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post #19 of Old 07-17-2009
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I see your point of the weather forcasters saying that they are only saying the ave. BUT, it would have been nice, and hopefully this is occuring with the more recent Syd/hobarts, in that the forecaster can say, this is the best guess, BUT, it does appear that IF this low over here could and might do this and that, then all hell will break lose, so really watch the forecast when you all hit this point, and THEN decide if you want to chance the crossing at Bass Straight! Or the, if this and that do not occur, you have 20-30 knot easterlys, and fun all the way to hobart! otherwise, you may have......

Some of Jeffs comments are what I was thinking about while at the vet with our 4 month old puppy. Tankage, while some say you need more for this type of cruising, or less that that. One needs to look at this from "WHOM" you are. A couple, less water tankage may be needed for a 2 week crossing somewhere, where as the folks I mentioned earlier that went to Oz, a couple and twin 12-14 yr old daughters during the cruise, need more water tankage for those 2 weeks!

A person cruising in the winter here in Puget Sound, will want more diesel or LP than in the summer months here or say in Florida all year depending upon how the cabin is heated.

Water/air drafts if you will, again, depend upon where you are cruising. I can see how George ended up with the tayana he did for where he is at. On the other hand, for where I am, and wanting a 52' boat to cruise in, an older Santa Cruz 52 would be a hoot! BUT, I do not have the water/air draft issues he has doing the eastern canal up and down the coast with bridges and channels etc. Hence why we would choose such different boats cruising.

I also do not like the use of the comfort or roll ratios. One boat I like, the Jeanneau Sunfast 3200, a boat designed for single/double handed offshore racing, has a comfort or roll factor of 2.4. Above the 2.0 or less that is considered good. Yet from what I understand, like its bigger brethren the open 60/70 boats, it will roll back upright quicker etc, than boats with factors less than 2.0, because of the requirements that they right themselves in a certain time frame. ALL of the open 60/70 boats IIRC are purposely put int he water upside down and made to roll upright, and timed while at it. Note here, I may be off on my wording, but for discussion purposes, I believe I am somewhat correct, but maybe off in the final micro details of how these boats are ment to right, timing etc.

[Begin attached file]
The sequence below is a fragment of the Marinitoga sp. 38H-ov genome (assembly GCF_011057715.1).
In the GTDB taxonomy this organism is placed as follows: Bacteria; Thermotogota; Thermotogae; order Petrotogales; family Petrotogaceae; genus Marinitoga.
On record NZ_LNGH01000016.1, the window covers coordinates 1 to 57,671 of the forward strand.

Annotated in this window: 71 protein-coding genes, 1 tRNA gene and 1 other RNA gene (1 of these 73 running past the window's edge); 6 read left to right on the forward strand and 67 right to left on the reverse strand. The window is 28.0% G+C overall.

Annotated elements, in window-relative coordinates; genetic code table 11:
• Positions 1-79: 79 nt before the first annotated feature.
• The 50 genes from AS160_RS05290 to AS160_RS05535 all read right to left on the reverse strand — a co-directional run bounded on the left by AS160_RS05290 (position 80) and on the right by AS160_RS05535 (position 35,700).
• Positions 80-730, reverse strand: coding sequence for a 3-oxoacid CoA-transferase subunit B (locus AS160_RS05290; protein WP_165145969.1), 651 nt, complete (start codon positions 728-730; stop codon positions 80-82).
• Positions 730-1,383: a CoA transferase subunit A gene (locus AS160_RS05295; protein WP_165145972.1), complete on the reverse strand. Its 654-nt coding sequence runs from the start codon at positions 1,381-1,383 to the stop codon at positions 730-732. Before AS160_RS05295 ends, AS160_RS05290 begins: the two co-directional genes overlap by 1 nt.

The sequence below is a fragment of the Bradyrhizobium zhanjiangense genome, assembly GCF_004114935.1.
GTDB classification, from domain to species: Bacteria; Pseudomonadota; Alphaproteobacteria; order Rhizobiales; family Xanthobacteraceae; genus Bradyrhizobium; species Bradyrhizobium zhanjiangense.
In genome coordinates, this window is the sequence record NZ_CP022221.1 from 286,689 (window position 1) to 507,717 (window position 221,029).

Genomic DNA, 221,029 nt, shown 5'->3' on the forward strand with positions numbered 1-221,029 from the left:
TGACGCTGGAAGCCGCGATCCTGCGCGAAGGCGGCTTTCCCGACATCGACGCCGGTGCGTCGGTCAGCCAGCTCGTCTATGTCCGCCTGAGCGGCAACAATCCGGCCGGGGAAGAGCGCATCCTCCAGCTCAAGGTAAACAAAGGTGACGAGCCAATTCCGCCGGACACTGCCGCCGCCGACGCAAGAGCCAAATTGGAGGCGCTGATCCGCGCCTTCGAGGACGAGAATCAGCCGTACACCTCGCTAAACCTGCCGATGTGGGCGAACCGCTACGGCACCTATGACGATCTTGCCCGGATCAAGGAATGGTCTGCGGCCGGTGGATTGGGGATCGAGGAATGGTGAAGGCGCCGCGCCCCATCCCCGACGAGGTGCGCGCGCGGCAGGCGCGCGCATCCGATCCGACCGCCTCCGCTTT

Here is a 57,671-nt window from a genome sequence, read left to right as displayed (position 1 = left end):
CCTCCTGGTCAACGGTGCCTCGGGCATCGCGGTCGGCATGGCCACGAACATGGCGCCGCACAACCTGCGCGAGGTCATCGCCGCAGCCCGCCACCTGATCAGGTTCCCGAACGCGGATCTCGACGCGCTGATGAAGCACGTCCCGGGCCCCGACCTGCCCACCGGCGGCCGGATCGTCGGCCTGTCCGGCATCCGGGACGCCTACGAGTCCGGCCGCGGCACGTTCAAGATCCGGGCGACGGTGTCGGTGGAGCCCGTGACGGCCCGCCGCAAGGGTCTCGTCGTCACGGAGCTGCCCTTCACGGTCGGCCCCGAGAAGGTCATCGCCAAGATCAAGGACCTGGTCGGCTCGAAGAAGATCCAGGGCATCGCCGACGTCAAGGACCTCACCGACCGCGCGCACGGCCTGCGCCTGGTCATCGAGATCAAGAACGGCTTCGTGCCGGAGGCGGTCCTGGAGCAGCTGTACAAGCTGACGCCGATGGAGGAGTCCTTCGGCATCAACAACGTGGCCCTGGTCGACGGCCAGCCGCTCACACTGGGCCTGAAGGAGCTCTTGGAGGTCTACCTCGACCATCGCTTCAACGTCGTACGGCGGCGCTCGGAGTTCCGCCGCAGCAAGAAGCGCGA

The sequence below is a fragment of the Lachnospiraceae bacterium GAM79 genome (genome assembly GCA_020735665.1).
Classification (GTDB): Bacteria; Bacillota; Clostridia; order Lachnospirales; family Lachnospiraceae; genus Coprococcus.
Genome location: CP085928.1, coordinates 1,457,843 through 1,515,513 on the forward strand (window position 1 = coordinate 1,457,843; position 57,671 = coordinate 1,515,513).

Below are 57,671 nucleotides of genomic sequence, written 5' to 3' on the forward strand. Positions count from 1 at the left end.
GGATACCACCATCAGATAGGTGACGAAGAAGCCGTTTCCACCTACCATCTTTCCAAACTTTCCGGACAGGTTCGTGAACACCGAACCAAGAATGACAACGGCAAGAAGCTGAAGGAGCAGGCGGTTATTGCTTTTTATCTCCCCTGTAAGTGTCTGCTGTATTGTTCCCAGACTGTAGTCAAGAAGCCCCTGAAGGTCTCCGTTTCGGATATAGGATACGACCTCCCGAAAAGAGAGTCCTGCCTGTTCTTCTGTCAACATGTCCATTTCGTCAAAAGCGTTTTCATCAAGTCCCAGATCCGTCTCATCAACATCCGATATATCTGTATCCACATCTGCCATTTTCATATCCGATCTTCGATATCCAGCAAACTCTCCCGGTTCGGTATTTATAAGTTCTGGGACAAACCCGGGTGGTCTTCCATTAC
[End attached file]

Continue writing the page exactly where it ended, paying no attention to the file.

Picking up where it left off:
Like Jeff mentions, some boats of certain time frames, should probably NOT be taken off shore or equal. Others like the Morris m52, while it may have the EU A cert, I really doubt that that boat was or has any design basis to go offshore. It might only have the B cert for all I know! Which in reality what it is designed to be. So my earlier comment "most" boats over 40' will go off shore is correct. Also, the most recent ARC around teh world cruise, IIRC, a Jeannea 54? was the most popular boat, ie in quantity of the 20 or so boats on that 18 month trek. The actual ARC, Jeanneau and Beneateau have the highest % of boats also. Now some of this should be expected, in that those two build probably MORE boats then the next 8-10 builders combined....... but it still shows that these boats that most would consider to be coastalish in nature have the ability to go offshore and will survive.

Two yrs ago, a mid 80's Jeanneau Sunrise 34 did a nonstop solo driver circumnavigation, obviously with a trip around the main lower capes. So boat with sound design and build, will do what you ask, and then some.

Sorry I am harping Jeaneau to a degree, but I do own one, and like many folks with ownership in brand X if you will, learn what they can about brand X, and brag or compare accordingly. No different than CD with Catalina's! Or Jeff and Farr design boats........


She drives me boat,
I drives me dinghy!
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